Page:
The earlier parts of the tale agree so closely with Perrault's variant that it is almost certainly the source of the tale. However, they modified the ending; this version had the little girl and her grandmother saved by a Huntsman who was after the wolf's skin; this ending is identical to that in the tale The Wolf and the Seven Young Kids, which appears to be the source.
The second part featured the girl and her grandmother trapping and killing another wolf, this time anticipating his moves based on their experience with the previous one. The girl did not leave the path when the wolf spoke to her, her grandmother locked the door to keep it out, and when the wolf lurked, the grandmother had Little Red Riding Hood put a trough under the chimney and fill it with water that sausages had been cooked in; the smell lured the wolf down, and it drowned.
The Brothers further revised the story in later editions and it reached the above-mentioned final and better-known version in the 1857 edition of their work. It is notably tamer than the older stories which contained darker themes.
After the GrimmsEdit
Numerous authors have rewritten or adapted this tale.
Andrew Lang included a variant called "The True History of Little Goldenhood" in The Red Fairy Book (1890). He derived it from the works of Charles Marelles, in Contes of Charles Marelles. This version explicitly states that the story had been mistold earlier. The girl is saved, but not by the huntsman; when the wolf tries to eat her, its mouth is burned by the golden hood she wears, which is enchanted.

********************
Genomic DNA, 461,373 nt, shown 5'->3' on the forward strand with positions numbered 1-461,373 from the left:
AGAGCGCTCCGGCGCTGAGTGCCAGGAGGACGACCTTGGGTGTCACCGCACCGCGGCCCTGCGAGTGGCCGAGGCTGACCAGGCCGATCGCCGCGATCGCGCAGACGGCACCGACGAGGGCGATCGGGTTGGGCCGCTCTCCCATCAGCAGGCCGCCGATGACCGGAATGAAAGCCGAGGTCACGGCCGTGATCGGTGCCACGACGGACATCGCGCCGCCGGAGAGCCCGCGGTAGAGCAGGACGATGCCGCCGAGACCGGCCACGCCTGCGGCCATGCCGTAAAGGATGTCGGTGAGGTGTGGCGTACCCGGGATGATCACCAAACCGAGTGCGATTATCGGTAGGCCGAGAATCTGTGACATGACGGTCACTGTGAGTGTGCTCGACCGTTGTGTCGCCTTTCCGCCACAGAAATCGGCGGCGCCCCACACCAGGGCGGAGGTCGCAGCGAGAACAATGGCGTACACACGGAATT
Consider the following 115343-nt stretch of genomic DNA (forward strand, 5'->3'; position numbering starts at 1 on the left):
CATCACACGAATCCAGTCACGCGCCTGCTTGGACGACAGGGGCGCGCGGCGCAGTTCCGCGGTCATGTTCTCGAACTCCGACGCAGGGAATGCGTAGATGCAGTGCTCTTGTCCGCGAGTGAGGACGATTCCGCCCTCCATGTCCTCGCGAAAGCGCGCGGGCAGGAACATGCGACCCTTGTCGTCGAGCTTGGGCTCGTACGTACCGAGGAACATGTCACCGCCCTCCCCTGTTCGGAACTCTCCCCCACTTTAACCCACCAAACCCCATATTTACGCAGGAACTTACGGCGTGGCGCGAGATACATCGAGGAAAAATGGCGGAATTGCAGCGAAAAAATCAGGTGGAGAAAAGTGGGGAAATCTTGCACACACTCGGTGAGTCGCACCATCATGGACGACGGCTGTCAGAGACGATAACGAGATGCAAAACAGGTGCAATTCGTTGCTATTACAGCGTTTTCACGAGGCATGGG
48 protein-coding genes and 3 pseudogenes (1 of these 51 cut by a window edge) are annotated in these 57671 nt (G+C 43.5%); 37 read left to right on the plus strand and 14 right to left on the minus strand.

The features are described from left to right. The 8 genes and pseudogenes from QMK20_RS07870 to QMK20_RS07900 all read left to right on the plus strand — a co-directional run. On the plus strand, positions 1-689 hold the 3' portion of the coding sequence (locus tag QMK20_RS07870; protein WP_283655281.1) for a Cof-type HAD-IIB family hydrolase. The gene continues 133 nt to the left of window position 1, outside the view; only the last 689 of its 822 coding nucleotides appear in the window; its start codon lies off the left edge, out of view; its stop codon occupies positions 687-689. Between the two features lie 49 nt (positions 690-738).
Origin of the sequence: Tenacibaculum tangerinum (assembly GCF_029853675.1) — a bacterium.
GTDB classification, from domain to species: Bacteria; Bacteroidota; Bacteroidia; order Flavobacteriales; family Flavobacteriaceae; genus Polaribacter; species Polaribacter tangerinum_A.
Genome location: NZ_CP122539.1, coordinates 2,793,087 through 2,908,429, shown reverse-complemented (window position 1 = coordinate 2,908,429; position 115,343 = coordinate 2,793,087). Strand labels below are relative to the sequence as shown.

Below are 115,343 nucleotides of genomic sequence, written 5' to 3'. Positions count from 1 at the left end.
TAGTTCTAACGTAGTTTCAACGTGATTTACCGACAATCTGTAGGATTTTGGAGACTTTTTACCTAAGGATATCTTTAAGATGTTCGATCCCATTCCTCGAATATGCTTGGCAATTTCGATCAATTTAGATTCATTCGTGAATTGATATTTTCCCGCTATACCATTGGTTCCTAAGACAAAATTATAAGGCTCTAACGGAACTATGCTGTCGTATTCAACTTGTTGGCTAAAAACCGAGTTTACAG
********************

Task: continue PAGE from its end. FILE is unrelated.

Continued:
James N. Barker wrote a variation of Little Red Riding Hood in 1827 as an approximately 1000-word story. It was later reprinted in 1858 in a book of collected stories edited by William E Burton, called the Cyclopedia of Wit and Humor. The reprint also features a wood engraving of a clothed wolf on bended knee holding Little Red Riding Hood's hand.
Besides the overt warning about talking to strangers, there are many interpretations of the classic fairy tale, many of them sexual. Some are listed below.
Folklorists and cultural anthropologists such as P. Saintyves and Edward Burnett Tylor saw "Little Red Riding Hood" in terms of solar myths and other naturally occurring cycles. Her red hood could represent the bright sun which is ultimately swallowed by the terrible night (the wolf), and the variations in which she is cut out of the wolf's belly represent by it the dawn. In this interpretation, there is a connection between the wolf of this tale and Sköll, the wolf in Norse myth that will swallow the personified Sun at Ragnarök, or Fenrir. Alternatively, the tale could be about the season of spring, or the month of May, escaping the winter.
The tale has been interpreted as a puberty rite, stemming from a prehistoric origin (sometimes an origin stemming from a previous matriarchal era). The girl, leaving home, enters a liminal state and by going through the acts of the tale, is transformed into an adult woman by the act of coming out of the wolf's belly.
Bruno Bettelheim, in The Uses of Enchantment, recast the Little Red Riding Hood motif in terms of classic Freudian analysis, that shows how fairy tales educate, support, and liberate the emotions of children. The motif of the huntsman cutting open the wolf, he interpreted as a "rebirth"; the girl who foolishly listened to the wolf has been reborn as a new person.